Poetry: Nuts

 ONEANNA65—you have inspired me.

Her blog “CancerKillingRecipe”,  is about her courageous bout with cancer, and tips for healthy/fulfilling lifestyle . This prompted me to share my personal experience with the disease. I am not going to share the entire story,  that may come in time, but for now a poem will do just fine.

I must warn you that some might find it offensive, crude, and tongue in cheek. I am playing on several layers of allegorical, elusory, and visual imagery to make my point. The crudeness is merely the reality that when faced with disease, modesty has no medicinal value. The only objective is to rid yourself of the murderous cells by any means necessary. If that means lying exposed to the world, then lying exposed to the world it is.

The poem is meant to be light-hearted but dead serious, to make you laugh and think, and for me to express my mental anguish and exhausted elation of coming to the understanding that something inside my body was trying to kill me..but I pre-emptively ordered the fatal attack. I was not going to wait around and let it use my body and organs as host or food source, like “Alien”. There was no time to wait for secondary diagnosis, or natural healing methods. Emotional attachments to parts of your body will not bring healing, but extracting it might. So, I went out of my way to kill a part of me before it returned the favor and killed me entirely.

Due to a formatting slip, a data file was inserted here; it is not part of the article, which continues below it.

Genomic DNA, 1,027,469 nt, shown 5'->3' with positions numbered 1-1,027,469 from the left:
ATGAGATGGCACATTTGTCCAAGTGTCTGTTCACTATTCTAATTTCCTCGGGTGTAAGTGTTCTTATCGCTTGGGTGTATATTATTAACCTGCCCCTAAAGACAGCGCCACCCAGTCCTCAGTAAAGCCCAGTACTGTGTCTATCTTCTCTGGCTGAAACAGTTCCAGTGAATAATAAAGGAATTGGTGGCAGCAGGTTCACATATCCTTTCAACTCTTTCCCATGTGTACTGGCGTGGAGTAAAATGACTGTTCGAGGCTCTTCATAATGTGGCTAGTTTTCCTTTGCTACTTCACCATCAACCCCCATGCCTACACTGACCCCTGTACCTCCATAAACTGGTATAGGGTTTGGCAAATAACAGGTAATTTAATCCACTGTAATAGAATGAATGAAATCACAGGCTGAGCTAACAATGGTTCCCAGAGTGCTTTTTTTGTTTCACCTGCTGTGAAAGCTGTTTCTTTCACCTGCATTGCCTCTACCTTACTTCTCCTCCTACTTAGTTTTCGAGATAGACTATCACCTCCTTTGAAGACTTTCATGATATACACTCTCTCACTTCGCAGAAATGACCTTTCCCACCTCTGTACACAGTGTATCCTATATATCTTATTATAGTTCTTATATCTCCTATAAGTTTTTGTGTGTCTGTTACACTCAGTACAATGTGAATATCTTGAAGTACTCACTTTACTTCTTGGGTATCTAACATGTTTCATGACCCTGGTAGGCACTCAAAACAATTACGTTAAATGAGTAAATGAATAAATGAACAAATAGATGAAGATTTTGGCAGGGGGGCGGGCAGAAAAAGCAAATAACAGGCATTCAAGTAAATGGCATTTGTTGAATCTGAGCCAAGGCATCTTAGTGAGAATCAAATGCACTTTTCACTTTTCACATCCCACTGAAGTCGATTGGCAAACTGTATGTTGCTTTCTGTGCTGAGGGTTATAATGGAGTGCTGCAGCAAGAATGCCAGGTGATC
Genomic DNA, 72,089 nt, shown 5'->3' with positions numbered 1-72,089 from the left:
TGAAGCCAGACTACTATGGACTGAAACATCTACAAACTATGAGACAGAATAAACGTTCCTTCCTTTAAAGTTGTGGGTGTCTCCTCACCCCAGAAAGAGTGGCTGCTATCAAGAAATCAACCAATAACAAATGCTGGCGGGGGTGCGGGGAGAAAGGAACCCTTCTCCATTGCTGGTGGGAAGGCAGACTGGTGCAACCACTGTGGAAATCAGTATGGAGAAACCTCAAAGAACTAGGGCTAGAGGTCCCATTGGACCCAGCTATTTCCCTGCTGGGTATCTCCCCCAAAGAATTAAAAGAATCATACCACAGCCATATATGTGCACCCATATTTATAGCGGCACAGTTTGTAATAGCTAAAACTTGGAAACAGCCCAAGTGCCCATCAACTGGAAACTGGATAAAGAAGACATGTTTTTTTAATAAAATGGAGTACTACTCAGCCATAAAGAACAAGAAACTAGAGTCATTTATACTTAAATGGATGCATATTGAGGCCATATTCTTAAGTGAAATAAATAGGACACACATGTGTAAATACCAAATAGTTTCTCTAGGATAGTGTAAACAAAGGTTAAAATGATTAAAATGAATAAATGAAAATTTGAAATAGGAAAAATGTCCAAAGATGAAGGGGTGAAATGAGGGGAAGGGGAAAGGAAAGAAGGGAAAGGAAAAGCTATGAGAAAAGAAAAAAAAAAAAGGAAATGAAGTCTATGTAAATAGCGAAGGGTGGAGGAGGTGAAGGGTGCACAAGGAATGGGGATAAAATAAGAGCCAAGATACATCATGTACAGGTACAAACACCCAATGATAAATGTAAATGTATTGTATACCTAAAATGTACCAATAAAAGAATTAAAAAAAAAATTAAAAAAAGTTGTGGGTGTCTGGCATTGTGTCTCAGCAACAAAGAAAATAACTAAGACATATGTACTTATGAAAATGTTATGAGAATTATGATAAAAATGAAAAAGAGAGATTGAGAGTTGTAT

If the poem offends you, I apologize, but in formality only; the next time surgeons open you up and remove your organs, maybe you can write a more eloquent/holy version of the experience. [wink]____________________________________________________________________________________________

In December 1944, General McAuliffe was acting Commander of the 101st Airborne Division and other attached troops during the siege of Bastogne, Belgium. When the division became surrounded and the Germans demanded their surrender, he sent back a one-word reply “NUTS”, probably the most famous quote of World War II.

 

 

Nuts. 

Huddled together

Swollen and sweaty

Wide-eyes horrified…of the thought of loss

Prognosis is death

Without surrender

General McAuliffe refuses to yield

“…right then.”

So I shot the bastard

To save what’s left

 

 

[written 12-06-2006- 1 month after my surgery]

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